Let's first observe some trends in video delivery and presentation, with particular focus on the ways that content can be delivered to various devices and platforms.
- All web browsers are able to play back MP4 files.
- Most web browsers are able to play back DASH video (MSE technology is required). This provides adaptive streaming and more advanced playback control features.
- Safari is able to play back HLS video, which is the Apple variant of adaptive streaming.
- With the help of plugins (Silverlight) all desktop browsers are able to play back Smooth Streaming video (Chome is dropping Silverlight support, though).
- Android can consume MP4 and DASH video natively and with the help of custom libraries, Smooth Streaming video.
- iOS can consume MP4 and HLS video and with the help of custom libraries, Smooth Streaming video.
The real picture is even more complicated but as you see, different devices focus on different formats, with MP4 being the only really universal factor.
Generally, MP4 is not satisfactory due to its lack of adaptive streaming and DRM support, which are both critical for presenting premium content. This means that if you are creating a video service, you will need to provide your content using multiple different formats, to cover all the client platforms.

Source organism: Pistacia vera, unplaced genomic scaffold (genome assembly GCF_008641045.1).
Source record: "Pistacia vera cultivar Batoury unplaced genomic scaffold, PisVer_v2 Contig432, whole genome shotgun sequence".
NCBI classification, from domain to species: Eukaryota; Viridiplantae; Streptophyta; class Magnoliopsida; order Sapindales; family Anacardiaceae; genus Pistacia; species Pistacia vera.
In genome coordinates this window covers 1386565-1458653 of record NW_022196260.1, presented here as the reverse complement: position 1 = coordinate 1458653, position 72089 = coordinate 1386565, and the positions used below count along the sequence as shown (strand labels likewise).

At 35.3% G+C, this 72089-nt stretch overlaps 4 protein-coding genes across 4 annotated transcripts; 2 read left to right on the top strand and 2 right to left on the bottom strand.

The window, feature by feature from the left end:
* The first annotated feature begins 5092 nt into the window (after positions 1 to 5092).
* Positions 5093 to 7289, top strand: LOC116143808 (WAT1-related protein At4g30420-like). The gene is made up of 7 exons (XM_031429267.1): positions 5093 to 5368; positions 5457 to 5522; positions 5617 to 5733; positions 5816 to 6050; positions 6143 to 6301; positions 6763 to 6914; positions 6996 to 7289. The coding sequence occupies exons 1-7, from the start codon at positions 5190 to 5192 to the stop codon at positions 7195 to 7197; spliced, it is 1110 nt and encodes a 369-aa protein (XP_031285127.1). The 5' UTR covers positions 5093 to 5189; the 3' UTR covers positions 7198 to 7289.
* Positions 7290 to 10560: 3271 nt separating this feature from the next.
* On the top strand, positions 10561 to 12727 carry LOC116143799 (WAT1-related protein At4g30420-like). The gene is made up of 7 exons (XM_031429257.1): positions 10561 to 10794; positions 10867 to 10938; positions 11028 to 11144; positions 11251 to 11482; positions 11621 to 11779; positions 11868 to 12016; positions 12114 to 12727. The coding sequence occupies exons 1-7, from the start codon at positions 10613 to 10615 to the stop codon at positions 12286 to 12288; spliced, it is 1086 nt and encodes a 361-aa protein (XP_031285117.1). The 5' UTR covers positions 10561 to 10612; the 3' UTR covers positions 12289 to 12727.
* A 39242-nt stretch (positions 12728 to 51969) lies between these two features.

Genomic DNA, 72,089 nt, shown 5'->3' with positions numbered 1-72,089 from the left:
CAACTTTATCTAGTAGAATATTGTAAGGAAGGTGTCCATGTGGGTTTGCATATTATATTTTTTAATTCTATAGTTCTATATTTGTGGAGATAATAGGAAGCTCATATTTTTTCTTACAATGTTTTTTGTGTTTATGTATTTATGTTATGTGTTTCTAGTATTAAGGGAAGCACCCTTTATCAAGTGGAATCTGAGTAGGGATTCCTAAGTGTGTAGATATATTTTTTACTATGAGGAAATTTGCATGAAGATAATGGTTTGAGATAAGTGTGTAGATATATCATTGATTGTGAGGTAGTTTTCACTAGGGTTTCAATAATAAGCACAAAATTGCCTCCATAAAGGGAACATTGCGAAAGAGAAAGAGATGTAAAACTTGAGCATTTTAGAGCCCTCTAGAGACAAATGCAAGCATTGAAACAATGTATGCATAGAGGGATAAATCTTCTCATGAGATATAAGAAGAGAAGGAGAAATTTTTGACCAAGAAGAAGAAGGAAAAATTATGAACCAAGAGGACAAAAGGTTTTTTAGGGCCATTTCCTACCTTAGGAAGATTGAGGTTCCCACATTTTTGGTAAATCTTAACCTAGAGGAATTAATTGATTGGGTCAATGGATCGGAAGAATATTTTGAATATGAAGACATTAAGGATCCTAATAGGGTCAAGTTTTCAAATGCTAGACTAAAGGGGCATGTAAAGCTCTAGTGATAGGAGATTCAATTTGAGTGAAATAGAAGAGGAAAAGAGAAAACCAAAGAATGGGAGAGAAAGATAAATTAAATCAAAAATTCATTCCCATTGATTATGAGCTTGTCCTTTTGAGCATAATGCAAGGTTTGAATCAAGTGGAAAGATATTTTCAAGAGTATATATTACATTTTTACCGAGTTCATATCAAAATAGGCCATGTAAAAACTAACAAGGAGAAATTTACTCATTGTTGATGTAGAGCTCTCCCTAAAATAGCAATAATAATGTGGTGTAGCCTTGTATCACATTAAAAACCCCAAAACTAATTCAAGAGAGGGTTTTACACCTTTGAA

This is the role of a media server like Wowza or Unified Streaming or Azure Media Services - these are products that can take a video in one input format and on-the-fly convert it to other formats, serving the same content in a different packaging format to different client devices.
If all you are doing is serving static MP4 files or already have your videos converted into all the formats you need, a media server is useless for you. Note that the media server makers will still try to sell you one! I see many customers using a media server without any need - they just do not realize that all they need is a web server.
Video files are just video files. With one exception (Smooth Streaming), no special server-side logic is needed and any random web server can deliver them to client devices just fine. Smooth Streaming does require a free plugin from Microsoft if you are using IIS as your web server or an equivalent if you are using something else. However, in today's world you can almost certainly use DASH everywhere instead of Smooth Streaming, alleviating the problem.
The word "streaming" is often used in marketing materials and is very flexible and misleading, so I recommend you avoid it. There is nothing special about delivering video data to players - at the end of the day, they are relatively large and important files but do not require special handling.